Chuo Onlineロゴ

  • twitter-icon
  • facebook-icon
  • rss-icon


Digital Platforms and the Law

Mika Nakashima
Associate Professor, Faculty of Global Informatics, Chuo University
Areas of Specialization: Civil Law, Information Law and Competition Law

1. What is a digital platform?

A digital platform generally refers to a space which provides the basis of services on the Internet. Companies that provide digital platform services are called digital platformers. Typical of these are the gigantic IT companies such as Google, Amazon, Facebook and Apple (collectively known as GAFA) in the United States or Baidu, Alibaba and Tencent (BAT) in China. On March 1, 2021, Yahoo Japan Corporation and LINE Corporation were merged into Z Holdings Corporation, which is referred to as the coming of a "Japanese GAFA" company.

Digital platformers have created a wide variety of business models such as search services, online shopping, SNS and smartphone operating systems. In recent years, digital platformers have been quick to enter into new technological innovations and business development such as big data, IoT, artificial intelligence (AI), autonomous driving, and the sharing economy. Indeed, digital platformers have played a crucial role in the development of such innovative businesses.

Digital platforms are characterized by being multi-sided markets and generating networking effects. Digital platformers provide very convenient services to users by collecting and utilizing their personal data. Digital platforms run on a positive cycle in which the quality of services improves as the number of users grows, thus also attracting numerous business partners who wish to do business with digital platformers.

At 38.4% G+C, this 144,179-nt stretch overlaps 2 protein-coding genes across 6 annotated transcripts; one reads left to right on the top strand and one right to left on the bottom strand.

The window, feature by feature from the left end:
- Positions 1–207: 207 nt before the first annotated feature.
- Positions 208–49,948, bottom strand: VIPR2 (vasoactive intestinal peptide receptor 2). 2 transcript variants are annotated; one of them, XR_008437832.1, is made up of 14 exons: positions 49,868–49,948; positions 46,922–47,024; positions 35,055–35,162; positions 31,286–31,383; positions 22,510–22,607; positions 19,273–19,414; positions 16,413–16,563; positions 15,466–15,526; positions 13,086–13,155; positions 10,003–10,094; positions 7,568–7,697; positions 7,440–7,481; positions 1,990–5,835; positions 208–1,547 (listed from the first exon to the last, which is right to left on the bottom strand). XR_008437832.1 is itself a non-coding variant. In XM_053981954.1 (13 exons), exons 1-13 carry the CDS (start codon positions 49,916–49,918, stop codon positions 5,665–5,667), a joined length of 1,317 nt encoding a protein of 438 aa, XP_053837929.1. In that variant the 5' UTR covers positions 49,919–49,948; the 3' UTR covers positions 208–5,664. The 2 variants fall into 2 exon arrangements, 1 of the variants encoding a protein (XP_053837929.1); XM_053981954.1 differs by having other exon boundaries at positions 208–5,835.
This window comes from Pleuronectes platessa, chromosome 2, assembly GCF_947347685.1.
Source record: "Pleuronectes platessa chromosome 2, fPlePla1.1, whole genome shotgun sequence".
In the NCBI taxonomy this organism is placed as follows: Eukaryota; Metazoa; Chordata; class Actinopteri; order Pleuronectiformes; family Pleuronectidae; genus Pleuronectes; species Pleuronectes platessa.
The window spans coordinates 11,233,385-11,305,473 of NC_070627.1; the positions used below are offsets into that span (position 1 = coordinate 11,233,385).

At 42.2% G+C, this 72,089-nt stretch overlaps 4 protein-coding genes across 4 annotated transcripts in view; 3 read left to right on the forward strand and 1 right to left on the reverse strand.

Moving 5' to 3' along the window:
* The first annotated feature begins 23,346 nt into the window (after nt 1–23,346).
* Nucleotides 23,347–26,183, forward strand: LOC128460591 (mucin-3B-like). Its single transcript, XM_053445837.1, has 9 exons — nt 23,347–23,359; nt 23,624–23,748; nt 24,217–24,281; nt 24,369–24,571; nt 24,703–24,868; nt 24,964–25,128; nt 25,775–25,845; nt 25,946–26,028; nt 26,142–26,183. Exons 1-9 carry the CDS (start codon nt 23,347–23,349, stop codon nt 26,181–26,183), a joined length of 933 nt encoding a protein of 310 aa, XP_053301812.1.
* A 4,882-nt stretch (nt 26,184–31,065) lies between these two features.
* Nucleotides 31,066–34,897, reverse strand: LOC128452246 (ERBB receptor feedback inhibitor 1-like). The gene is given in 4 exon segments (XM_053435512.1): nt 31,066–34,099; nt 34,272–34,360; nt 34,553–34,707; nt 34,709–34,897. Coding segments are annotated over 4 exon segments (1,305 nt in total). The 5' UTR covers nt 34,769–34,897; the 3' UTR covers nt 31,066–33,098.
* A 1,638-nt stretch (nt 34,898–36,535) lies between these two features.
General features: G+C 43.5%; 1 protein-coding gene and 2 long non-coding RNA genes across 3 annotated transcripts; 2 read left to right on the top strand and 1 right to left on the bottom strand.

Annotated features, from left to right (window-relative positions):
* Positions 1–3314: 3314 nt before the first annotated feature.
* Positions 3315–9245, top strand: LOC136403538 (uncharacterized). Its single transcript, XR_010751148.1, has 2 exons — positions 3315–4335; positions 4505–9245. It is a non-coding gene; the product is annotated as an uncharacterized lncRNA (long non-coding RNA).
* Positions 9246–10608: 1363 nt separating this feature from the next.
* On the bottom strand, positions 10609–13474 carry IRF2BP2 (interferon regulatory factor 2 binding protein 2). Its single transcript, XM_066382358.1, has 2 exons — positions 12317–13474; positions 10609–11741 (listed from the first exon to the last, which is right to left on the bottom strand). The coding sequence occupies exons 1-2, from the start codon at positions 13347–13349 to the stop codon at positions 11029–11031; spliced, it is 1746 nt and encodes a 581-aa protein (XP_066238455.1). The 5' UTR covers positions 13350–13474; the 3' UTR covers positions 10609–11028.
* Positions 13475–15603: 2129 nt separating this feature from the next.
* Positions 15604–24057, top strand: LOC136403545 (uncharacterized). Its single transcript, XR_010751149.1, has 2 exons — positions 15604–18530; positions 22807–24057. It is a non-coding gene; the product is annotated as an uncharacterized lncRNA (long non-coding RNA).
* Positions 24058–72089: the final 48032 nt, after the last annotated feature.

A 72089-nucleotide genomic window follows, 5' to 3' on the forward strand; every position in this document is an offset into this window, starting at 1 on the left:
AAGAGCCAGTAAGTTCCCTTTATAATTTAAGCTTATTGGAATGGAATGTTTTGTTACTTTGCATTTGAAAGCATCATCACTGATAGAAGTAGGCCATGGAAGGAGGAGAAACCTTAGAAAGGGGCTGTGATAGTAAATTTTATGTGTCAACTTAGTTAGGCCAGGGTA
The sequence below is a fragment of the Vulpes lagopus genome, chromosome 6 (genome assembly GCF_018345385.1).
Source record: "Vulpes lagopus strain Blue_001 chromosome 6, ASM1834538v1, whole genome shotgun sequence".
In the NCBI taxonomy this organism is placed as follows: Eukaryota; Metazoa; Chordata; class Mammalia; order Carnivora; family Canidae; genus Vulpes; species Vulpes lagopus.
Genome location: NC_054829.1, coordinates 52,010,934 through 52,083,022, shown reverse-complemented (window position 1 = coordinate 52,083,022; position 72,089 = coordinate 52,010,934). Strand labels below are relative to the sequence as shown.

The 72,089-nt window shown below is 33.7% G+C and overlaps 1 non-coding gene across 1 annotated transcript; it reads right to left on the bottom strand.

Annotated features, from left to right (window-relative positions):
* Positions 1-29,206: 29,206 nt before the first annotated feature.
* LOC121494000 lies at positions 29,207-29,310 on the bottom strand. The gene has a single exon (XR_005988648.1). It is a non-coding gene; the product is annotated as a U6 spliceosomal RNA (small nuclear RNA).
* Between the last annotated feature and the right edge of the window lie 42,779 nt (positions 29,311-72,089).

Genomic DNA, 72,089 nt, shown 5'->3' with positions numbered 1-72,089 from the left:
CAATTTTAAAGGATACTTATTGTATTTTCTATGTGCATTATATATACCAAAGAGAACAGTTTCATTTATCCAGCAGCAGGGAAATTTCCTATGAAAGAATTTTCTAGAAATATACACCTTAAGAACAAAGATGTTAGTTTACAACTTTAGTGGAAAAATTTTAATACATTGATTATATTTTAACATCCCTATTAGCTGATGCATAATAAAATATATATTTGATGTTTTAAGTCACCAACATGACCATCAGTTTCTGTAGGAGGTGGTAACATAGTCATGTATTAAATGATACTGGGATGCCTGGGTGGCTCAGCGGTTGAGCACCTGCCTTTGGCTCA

2. Digital platforms and the Law

Conversely, these groundbreaking initiatives have also created new legal issues. In recent years, digital platformers have been attracting attention because of their adversive acts such as excluding rival companies, forcing small businesses to comply with unfavorable transaction conditions, leaking personal information and infringing on privacy. In conjunction with such issues, there comes a succession of new regulatory legislation and policy-making against digital platformers in various jurisdictions around the world, including Europe, the United States and Japan.

In particular, the EU has been the first jurisdiction in the world to actively address competition policy issues related to digital platformers. Recently, the European Commission engaged in active investigations, sending statement of objections and adopting prohibition decisions under the EU competition law against GAFA. For example, Google's search service business was held to have violated the EU competition law in three cases from 2017 to 2019 and Google was ordered to pay huge fines. According to the findings of the Prohibition Decisions, Google excluded rival companies from the market by implementing searching bias in search services and by designing mobile devices to use Google search apps as the default setting. These decisions forces Google, which has held a monopoly in general search market in the EEA, to change its business model of providing free services to users whereas earning advertising revenue from advertisers. The EU is also active in enacting legislation which targets digital platformers. On July 12, 2020, enforcement began for the EU Regulation on Promoting Fairness and Transparency for Business Users of Online Intermediation Services. On December 15, 2020, the Digital Services Act and the Digital Markets Act were officially announced.